I assume you have completed financial reviews on all your clients to make sure they don't have any nasty surprises ahead? 

The innovative bit is "how" we do it which comes down to things like our knowledge and systems (which we are developing).

The objective is to give business owners a choice. An accountant focussed on P11Ds or one focussed on the client's financial wellbeing.

All the best to you.

Bob Harper

Accounting Franchise

 

Thanks (0)
Replying to dbowleracca:
avatar
By andy.partridge
26th Jun 2012 18:41

Have you fallen out of love with value pricing so soon?

Bob Harper wrote:

@Andy - have you applied for dispensations for all your clients to avoid the work/save your client's money?

The objective is to give business owners a choice. An accountant focussed on P11Ds or one focussed on the client's financial wellbeing.

Bob Harper

I have for those sufficiently interested in the subject and who are happy to pay me to do it for them. As for the rest it is my professional duty to look after them despite their apparent apathy. I am a martyr.

Thanks (1)
By Bob Harper
26th Jun 2012 19:38

What are you?

@Andy - yes, our pricing is based on value; keep in mind that the value of the traditional accountant is very low to start with. We need to build lots of value because we want to deliver give 5-10 times ROI.

"Sufficiently interested" is an interesting phrase. I wonder how much effort have you put into advising clients that they can save time/money every year with a simple a one-off application? 

Do you ask them every year? Do you have a fact sheet on what a Dispensation is? Do you have a Dispensation service that pays for itself?

"Professional duty" is another interesting phrase. It sounds a bit like an excuse to do/charge for something that shouldn't need to be done. A bit like my pet topic of poor quality bookkeeping. Most accountants justify fees because the books are poor but have not developed an effective solution to prevent the problem. Interesting that poor quality bookkeeping suits most accountants. Are you sure being busy with P11Ds doesn't suit you?

Martyr? That's for your clients to decide. It would be interesting to survey them when they have to write a cheque to pay for your P11D service.

Bob Harper

Crunchers Alternative Accounting Franchise

 

Thanks (0)
avatar
By Old Greying Accountant
26th Jun 2012 20:01

These systems are going to be "epic"

At least I assume so, they have been so long in the development stage they must be!

Thanks (1)
By Bob Harper
26th Jun 2012 20:58

Epic

@OldGreyAcc - the objective is a little ambitious; to develop a business development process that is guaranteed to work for every business that goes through it.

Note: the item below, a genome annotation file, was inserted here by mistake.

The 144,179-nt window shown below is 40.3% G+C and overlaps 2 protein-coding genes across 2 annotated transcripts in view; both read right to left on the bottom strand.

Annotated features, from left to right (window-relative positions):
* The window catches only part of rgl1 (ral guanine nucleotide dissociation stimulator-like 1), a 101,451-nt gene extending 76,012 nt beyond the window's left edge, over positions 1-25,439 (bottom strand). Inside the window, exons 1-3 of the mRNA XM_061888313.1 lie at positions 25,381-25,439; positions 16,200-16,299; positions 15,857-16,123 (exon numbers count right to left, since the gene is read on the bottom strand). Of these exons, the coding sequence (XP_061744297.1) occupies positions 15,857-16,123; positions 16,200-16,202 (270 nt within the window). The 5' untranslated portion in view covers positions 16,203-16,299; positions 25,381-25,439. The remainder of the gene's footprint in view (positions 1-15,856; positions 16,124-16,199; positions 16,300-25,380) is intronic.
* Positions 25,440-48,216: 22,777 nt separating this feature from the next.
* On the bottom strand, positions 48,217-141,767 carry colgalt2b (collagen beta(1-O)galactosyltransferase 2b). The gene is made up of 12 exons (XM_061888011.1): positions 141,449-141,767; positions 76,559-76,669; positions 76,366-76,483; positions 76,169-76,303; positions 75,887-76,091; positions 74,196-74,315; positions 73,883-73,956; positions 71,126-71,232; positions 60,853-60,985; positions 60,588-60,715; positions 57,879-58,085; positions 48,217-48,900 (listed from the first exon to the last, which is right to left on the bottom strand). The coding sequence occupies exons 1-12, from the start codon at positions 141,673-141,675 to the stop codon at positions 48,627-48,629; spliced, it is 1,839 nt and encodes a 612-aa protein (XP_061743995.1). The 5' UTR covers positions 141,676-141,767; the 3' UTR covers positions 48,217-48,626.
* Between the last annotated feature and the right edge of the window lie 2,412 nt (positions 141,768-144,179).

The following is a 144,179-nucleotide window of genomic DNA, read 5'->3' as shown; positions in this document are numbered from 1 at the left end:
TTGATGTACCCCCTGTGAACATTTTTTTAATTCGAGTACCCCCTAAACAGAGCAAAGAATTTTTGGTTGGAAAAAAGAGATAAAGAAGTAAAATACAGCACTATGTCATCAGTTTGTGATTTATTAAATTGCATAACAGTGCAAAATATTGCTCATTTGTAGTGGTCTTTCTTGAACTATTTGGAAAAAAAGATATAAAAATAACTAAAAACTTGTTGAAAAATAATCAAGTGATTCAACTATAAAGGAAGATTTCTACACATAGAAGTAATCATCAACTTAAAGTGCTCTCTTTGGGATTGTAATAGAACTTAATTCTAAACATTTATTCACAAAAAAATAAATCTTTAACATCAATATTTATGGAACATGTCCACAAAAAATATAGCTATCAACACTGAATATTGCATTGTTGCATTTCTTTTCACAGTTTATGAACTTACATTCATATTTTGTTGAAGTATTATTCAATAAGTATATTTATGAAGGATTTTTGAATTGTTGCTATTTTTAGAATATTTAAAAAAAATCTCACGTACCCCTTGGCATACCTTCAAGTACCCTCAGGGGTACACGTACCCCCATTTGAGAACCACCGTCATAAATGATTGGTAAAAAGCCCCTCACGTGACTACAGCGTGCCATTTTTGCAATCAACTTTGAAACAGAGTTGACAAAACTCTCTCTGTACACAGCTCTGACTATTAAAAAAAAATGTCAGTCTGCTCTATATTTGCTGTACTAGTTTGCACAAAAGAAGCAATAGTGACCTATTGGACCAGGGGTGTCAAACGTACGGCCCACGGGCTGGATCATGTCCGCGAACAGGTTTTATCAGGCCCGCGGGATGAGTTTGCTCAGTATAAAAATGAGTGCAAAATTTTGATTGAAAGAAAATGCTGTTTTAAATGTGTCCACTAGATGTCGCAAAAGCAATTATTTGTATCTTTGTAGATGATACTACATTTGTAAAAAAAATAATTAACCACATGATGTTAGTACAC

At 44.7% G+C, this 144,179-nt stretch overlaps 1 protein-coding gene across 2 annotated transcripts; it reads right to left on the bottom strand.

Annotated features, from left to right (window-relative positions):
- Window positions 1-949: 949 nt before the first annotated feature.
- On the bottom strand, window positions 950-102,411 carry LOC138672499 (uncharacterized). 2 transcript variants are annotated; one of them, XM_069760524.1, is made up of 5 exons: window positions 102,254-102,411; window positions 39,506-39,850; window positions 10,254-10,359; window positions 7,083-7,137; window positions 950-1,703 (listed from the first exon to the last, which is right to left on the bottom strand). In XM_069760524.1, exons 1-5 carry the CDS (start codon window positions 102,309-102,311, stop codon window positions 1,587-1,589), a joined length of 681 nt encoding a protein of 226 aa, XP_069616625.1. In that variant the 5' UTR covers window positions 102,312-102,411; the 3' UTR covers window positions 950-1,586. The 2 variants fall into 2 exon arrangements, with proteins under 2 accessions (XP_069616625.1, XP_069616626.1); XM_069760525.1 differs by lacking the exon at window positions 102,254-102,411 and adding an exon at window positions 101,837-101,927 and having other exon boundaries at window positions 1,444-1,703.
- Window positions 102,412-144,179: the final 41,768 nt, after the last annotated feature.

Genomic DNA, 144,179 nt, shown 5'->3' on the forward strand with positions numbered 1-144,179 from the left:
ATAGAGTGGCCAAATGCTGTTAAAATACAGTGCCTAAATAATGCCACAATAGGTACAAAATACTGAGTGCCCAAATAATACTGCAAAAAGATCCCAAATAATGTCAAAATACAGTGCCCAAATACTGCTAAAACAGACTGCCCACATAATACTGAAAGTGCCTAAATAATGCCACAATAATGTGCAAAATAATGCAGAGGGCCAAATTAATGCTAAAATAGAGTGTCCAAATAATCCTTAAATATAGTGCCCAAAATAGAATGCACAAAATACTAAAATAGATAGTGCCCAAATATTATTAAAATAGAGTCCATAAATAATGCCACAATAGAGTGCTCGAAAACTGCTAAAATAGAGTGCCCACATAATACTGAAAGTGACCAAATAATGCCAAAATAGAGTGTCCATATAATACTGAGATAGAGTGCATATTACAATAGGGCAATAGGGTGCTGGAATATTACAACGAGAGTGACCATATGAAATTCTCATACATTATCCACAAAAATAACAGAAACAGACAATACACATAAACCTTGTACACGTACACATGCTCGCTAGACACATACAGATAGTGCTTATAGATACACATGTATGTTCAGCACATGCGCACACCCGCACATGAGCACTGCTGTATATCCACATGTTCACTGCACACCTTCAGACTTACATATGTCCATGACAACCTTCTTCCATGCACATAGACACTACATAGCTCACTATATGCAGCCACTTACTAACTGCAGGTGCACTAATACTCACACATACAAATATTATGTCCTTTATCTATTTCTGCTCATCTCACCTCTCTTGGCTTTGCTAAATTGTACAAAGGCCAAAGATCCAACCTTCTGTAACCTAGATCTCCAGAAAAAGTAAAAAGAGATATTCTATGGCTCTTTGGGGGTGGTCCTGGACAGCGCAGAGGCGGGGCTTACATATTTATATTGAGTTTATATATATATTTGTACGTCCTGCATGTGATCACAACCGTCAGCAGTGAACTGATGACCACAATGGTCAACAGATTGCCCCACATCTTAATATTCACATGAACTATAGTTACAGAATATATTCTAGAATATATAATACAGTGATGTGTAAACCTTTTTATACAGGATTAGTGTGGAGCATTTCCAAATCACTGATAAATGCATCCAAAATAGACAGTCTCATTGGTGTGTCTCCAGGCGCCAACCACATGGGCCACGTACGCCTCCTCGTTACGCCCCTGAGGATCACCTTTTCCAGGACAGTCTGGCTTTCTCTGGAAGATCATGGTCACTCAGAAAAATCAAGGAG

So, yes it has been a while in development and will require ongoing improvement but if we do it (or even get close) it will be epic.

What are you doing?

Bob Harper

Crunchers - the Alternative Franchise

Thanks (0)
avatar
By thomas34
26th Jun 2012 21:25

Yes Bob

Read the document from cover to cover twice and read all of the AWeb responses to Rebecca's articles on 30 March 2012 and 18 June 2012 - so probably have a good idea of where we're heading.

I remember the times when the audit thresholds were raised on more than one occasion and some firms were worried that they'd lose business as a result. There's no evidence of that having happened.

The introduction of self-assessment itself around 1997 gave rise to some concerns that more people would do the job themselves - again there was no evidence of reduced workloads.

If this proposal really was a simplification, there might be some merit in anticipating a minor Armageddon for accountants. At the moment the cash based system is optional and I can see no logical reason why the system should be made compulsory.

With two parallel systems in play I for one will be preparing all accounts on the accruals basis and spending an extra half to one hour adjusting to arrive at the cash based profit (subject to the document not being amended to restrict hopping from one to the other).

Any accountant who merely uses the cash basis using the "simplification" argument is I think taking a risk albeit small. There may well be a cash flow advantage in using the new system but as the document says the total taxable profits over the life of a business should be broadly similar.

I don't entirely agree with this statement because the ability to use the personal allowance by capital allowance planning will be lost and for me is the biggest disincentive to using the new system. It's a simplistic argument but you could say that with tax rates of around 30% including N.I. there could be around £2K at stake.

Once people realise that the new system is anything but a simplification good accountants will be just as much in demand.

 

Thanks (0)
By Bob Harper
26th Jun 2012 22:05

Two systems

@Thomas - thanks for your response.

I actually agree with your assessment of the past. But, like I said above the past doesn't equal the future.

I take your point about doing the comparison between the two systems and I am sure good accountants will do this. But, what about software companies targeting business owners directly to DIY their tax? How about an online system that pulls in bank statements and does a tax return?

By the way, can you explain your thoughts on the £2k tax at stake?

Bob Harper